The number of first-time buyers increased by 14 per cent from 727,000 in 2018/19 to 827,0000 in the year to April, the latest English Housing Survey has shown.
The annual research published by the Ministry of Housing, Communities and Local Government also shows that the average age of first-time buyers decreased slightly from 33 in 2018/19 to 32 in 2019/20, while in London it fell from 37 to 34, although the sample size was small.
But despite these small improvements, the overall levels of home ownership did not change year on year, remaining at 65 per cent of all households or 15.4m out of 23.8m.
However, home ownership has increased since 2016/17 when 63 per cent of households were owner occupiers.
Of all households, around 35 per cent own their homes outright, 30 per cent have a mortgage, just under 19 per cent rent privately and close to 17 per cent are in social rented homes.
Over the last decade, there was an increase in the share proportion of people aged 55-64 living in the private rented sector, from 7 per cent in 2009/10 to 10 per cent in 2019/20.
Over the same period there was a decrease in the proportion of owner occupiers aged 55-64 from 78 per cent to 74 per cent.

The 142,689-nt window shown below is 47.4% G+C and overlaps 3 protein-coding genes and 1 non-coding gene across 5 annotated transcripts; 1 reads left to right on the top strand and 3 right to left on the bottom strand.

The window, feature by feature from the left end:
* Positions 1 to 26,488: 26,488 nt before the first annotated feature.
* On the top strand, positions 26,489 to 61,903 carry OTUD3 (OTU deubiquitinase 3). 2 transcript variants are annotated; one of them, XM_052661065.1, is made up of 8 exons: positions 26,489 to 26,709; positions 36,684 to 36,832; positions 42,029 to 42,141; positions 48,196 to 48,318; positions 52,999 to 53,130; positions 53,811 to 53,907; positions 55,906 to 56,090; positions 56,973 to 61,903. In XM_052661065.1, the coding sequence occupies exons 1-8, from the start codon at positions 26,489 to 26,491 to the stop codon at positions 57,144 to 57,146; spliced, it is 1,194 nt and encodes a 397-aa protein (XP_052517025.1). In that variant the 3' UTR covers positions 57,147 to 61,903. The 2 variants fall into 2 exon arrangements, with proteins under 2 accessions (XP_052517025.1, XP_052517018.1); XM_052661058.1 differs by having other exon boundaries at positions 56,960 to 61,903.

The survey further found that over the past 10 years, the percentage of 35-44 year-olds in private rental accommodation has risen from 17 per cent to 27 per cent.
It also revealed that 36 per cent of private renters have children and the number of households in this position has risen by 547,000 in a decade.
Only 56 per cent of those aged 35-44 are owner occupiers – down from 67 per cent a decade earlier.
In 2003/2004, 21 per cent of those aged 25-34 lived in the private rented sector, but now it is more than 40 per cent.
Meanwhile, 59 per cent of private renters expect to buy at some point, but 38 per cent expect it will take them another five years or more.
Original Article from Mortgage Strategy 17/12/2020